Distance running is as much mental as it is physical. And Salinas’ Diego Estrada, a 2012 Summer Olympian for Mexico who is prepping for the Chicago Marathon, is ready to show he’s moved on from heartbreak in Sacramento last month. Estrada, an Alisal High and Northern Arizona alum, will compete at the 45th annual Wharf to Wharf race from Santa Cruz to Capitola on Sunday morning. As the top American entered, it’ll be Estrada’s first time competing in the six-mile event.
What did you do over the summer? When Jeremy Kain returns to Scotts Valley Middle School to start the eighth grade, he’ll have quite the story. Kain set the unofficial world record in the mile for 12-year-olds at the All-Comers Meet at Los Gatos High on July 13. He finished in 4 minutes, 36.8 seconds, shattering the previous mark of 4:43.20 set by New York’s Jonah Gorevic on June 4, 2016. “When I crossed the finish line, I was upset.
SANTA CLARA >> Monte Vista Christian School’s football team was one of three dozen programs that participated in High School Football Media Day at Levi’s Stadium on Wednesday. But for the Mustangs, the third annual event — sponsored by MaxPreps, USA Football and the San Francisco 49ers — was more than a day to see the 49ers’ stadium and meet the press. It was an opportunity to meet their new coach, 57-year-old Bruce Dini, as well. “Sure,” Dini said.
Muck Rack makes it simple to find people, tweets, or articles that mention any name, keyword, company, hashtag etc. We've compiled this guide to help you make the most of your search.
Selecting a term
Start searching tweets, articles from media outlets, articles mentioned in tweets, journalists'
names, titles and bios with some suggested searches:
Companies or Topics (e.g. iPhone, Microsoft)
Phrases (e.g. "cloud computing") — use quotes to keep the terms together
Twitter handles (e.g. @username) — returns those who have mentioned or replied to
Names (e.g. "David Pogue")
Hashtags (e.g. #sxsw, #london2012)
Bio details (e.g. vegan, Olympics, father)
Muck Rack's Advanced Search allows for many boolean operators.
Find results that mention multiple specified terms, use AND or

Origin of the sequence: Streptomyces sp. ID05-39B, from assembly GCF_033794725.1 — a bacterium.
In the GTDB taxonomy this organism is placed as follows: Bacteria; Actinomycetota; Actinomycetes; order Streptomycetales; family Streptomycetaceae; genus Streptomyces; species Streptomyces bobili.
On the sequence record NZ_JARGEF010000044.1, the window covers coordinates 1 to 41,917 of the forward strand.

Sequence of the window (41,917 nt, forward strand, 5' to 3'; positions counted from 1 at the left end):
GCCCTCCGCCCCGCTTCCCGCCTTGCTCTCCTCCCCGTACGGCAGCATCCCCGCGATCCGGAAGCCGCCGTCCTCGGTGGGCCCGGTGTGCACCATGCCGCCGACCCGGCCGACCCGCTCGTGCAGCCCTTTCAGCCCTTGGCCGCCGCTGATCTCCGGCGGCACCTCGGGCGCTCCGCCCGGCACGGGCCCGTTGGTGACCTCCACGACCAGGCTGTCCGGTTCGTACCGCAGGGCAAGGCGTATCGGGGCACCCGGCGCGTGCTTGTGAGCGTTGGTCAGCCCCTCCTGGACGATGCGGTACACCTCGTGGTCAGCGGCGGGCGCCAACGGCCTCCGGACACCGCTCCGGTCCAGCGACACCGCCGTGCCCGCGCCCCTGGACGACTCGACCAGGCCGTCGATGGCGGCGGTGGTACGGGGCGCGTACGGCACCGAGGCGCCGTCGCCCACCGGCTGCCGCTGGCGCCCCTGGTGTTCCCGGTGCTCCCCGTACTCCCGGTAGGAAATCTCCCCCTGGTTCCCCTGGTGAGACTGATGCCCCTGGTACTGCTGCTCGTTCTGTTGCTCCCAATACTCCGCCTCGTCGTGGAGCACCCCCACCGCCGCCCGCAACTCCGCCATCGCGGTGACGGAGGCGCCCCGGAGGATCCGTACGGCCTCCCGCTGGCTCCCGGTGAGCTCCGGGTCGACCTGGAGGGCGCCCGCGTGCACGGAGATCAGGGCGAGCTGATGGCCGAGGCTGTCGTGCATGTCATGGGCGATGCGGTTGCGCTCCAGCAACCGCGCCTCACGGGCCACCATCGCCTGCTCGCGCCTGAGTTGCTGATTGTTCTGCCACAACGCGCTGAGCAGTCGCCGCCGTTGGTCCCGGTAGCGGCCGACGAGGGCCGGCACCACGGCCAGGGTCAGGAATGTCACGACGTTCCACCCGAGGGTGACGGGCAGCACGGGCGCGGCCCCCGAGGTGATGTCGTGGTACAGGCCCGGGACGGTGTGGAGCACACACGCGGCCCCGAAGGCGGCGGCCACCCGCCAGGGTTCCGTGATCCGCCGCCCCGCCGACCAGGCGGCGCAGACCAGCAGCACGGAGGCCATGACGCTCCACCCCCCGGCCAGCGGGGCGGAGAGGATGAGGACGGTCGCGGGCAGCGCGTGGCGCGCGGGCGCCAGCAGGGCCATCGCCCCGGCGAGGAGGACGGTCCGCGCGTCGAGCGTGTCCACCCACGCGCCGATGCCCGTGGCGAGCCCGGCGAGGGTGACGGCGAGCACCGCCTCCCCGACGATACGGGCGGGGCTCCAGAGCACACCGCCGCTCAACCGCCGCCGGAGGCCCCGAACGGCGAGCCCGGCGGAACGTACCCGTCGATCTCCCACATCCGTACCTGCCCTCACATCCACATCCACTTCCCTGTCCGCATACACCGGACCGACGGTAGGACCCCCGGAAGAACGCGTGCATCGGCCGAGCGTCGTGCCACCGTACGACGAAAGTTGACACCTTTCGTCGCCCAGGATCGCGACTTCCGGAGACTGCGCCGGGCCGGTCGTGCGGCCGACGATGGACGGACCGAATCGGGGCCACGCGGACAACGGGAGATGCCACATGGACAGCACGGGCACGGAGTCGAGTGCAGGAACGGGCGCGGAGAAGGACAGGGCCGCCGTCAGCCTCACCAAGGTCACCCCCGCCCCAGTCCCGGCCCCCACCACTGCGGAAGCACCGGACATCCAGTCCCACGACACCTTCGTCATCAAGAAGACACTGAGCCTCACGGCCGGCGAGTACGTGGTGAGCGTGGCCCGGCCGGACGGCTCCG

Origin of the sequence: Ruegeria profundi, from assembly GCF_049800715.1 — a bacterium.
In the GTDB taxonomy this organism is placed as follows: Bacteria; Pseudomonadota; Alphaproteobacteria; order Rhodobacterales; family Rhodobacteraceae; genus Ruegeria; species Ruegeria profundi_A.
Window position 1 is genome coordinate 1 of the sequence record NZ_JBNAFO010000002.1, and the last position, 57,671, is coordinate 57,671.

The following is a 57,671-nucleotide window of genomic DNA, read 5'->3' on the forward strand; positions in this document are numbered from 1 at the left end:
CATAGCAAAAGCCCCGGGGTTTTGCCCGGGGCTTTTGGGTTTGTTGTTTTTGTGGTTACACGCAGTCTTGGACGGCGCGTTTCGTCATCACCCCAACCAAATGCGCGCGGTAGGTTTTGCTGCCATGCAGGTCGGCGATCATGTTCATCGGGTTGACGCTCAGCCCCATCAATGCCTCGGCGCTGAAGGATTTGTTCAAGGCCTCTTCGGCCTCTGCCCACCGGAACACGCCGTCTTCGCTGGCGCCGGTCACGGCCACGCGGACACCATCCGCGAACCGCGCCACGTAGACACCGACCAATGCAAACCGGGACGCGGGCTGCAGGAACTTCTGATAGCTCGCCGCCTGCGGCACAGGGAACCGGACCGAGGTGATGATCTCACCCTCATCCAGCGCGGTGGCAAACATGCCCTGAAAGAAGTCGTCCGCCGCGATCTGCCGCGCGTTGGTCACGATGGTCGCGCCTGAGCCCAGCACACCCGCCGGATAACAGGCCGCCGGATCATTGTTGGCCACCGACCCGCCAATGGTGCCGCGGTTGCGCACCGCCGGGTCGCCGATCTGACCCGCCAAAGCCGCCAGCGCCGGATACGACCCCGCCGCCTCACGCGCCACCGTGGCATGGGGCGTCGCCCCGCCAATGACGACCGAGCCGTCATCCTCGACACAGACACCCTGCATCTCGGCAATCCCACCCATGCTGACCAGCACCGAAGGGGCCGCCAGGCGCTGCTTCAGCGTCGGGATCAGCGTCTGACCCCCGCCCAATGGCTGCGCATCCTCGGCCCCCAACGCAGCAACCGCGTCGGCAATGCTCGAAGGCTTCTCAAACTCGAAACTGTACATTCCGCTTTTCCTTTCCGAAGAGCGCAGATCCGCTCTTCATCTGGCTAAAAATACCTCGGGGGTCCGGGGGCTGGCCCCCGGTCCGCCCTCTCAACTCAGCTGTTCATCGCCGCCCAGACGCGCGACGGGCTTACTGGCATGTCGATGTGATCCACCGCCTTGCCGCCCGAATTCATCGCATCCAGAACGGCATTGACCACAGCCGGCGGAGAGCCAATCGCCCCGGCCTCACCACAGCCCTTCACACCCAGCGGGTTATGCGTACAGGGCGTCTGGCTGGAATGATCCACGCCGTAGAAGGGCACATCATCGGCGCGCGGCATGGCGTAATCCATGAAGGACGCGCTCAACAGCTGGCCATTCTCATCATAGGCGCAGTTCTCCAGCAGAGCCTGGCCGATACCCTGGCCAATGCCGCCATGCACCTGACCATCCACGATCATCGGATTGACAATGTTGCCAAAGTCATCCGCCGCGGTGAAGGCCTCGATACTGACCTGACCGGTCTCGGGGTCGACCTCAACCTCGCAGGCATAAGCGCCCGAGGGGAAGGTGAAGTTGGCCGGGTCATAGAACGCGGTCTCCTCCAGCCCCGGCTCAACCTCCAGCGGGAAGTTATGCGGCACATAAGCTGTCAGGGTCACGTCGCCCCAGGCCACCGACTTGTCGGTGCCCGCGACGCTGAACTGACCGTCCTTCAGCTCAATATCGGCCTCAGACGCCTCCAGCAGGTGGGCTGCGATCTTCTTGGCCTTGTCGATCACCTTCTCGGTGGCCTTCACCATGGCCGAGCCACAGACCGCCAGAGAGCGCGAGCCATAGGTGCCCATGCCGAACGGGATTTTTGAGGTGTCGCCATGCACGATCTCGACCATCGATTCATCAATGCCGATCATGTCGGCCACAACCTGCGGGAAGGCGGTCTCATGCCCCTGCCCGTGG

+. For example, ensure each result contains both Elon Musk and Mark Zuckerberg by
searching Obama AND Romney or Obama + Romney.
Use the operators OR or , to broaden your search when you'd like either of
multiple terms to appear in results. (This is the default behavior of our search when no operators
are used.) For example, search for democrat OR republican to find results that refer to
Democrats and/or Republicans.
Use NOT or - to subtract results from your search. For
example, searching Disney will yield results about the Walt Disney Company as well as Walt Disney
World Resort. To exclude mentions of Disney World, search for Disney -World or Disney
When using one of these operators with a phrase, enclose it in quotation marks. For example, you can
find results about smartphones excluding Apple's iPhone 4S by searching smartphone -"iPhone
Exact case matching or punctuation
If you're searching for a brand name or keyword that relies on specific punctuation marks or capitalization, you can
find results that match your exact query by adding matchcase: before the keyword you're searching for, like matchcase:E*TRADE .
Use parentheses to separate multiple
boolean phrases. For example, to find journalists talking about having fun in Disney World or
Disneyland, search for ("disney world" OR disneyland) AND fun.
An asterisk can be used to search for any variation of a root word truncated by the asterisk. For example, searching for admin* will return results for administrator, administration, administer, administered, etc.
A near operator is an AND operator where you can control the distance between the words. You can vary the distance the near operation uses by adding a forward slash and number (between 0-99) such as strawberries NEAR/10 "whipped cream", which means the strawberries must exist within 10 words of "whipped cream".